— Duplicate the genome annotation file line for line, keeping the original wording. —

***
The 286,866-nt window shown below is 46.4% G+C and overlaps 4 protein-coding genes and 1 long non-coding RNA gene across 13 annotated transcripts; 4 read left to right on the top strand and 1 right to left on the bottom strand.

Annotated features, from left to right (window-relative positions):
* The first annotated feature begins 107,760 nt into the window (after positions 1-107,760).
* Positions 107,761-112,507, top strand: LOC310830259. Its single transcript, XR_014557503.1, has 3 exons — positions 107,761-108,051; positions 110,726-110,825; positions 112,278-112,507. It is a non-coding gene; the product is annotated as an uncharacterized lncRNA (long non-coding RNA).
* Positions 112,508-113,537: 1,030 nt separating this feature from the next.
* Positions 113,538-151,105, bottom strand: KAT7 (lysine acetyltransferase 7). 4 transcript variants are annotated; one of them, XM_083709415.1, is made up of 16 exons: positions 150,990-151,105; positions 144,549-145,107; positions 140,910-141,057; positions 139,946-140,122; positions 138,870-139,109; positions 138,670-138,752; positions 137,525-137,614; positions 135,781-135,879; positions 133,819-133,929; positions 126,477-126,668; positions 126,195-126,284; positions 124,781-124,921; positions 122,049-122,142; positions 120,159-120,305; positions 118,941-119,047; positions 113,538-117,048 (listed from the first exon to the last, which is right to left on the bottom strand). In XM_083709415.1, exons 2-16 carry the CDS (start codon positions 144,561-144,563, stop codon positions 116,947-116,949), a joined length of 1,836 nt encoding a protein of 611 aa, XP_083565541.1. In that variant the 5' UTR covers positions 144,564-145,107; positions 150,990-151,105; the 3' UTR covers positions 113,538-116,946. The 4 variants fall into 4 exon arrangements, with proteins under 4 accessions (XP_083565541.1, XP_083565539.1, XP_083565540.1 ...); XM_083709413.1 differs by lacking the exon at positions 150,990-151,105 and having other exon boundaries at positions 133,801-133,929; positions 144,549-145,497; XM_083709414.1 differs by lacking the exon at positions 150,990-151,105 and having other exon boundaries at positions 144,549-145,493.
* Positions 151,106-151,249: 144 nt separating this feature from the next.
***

The 286,866-nt window shown below is 46.4% G+C and overlaps 4 protein-coding genes and 1 long non-coding RNA gene across 13 annotated transcripts; 4 read left to right on the top strand and 1 right to left on the bottom strand.

Annotated features, from left to right (window-relative positions):
* The first annotated feature begins 107,760 nt into the window (after positions 1-107,760).
* Positions 107,761-112,507, top strand: LOC310830259. Its single transcript, XR_014557503.1, has 3 exons — positions 107,761-108,051; positions 110,726-110,825; positions 112,278-112,507. It is a non-coding gene; the product is annotated as an uncharacterized lncRNA (long non-coding RNA).
* Positions 112,508-113,537: 1,030 nt separating this feature from the next.
* Positions 113,538-151,105, bottom strand: KAT7 (lysine acetyltransferase 7). 4 transcript variants are annotated; one of them, XM_083709415.1, is made up of 16 exons: positions 150,990-151,105; positions 144,549-145,107; positions 140,910-141,057; positions 139,946-140,122; positions 138,870-139,109; positions 138,670-138,752; positions 137,525-137,614; positions 135,781-135,879; positions 133,819-133,929; positions 126,477-126,668; positions 126,195-126,284; positions 124,781-124,921; positions 122,049-122,142; positions 120,159-120,305; positions 118,941-119,047; positions 113,538-117,048 (listed from the first exon to the last, which is right to left on the bottom strand). In XM_083709415.1, exons 2-16 carry the CDS (start codon positions 144,561-144,563, stop codon positions 116,947-116,949), a joined length of 1,836 nt encoding a protein of 611 aa, XP_083565541.1. In that variant the 5' UTR covers positions 144,564-145,107; positions 150,990-151,105; the 3' UTR covers positions 113,538-116,946. The 4 variants fall into 4 exon arrangements, with proteins under 4 accessions (XP_083565541.1, XP_083565539.1, XP_083565540.1 ...); XM_083709413.1 differs by lacking the exon at positions 150,990-151,105 and having other exon boundaries at positions 133,801-133,929; positions 144,549-145,497; XM_083709414.1 differs by lacking the exon at positions 150,990-151,105 and having other exon boundaries at positions 144,549-145,493.
* Positions 151,106-151,249: 144 nt separating this feature from the next.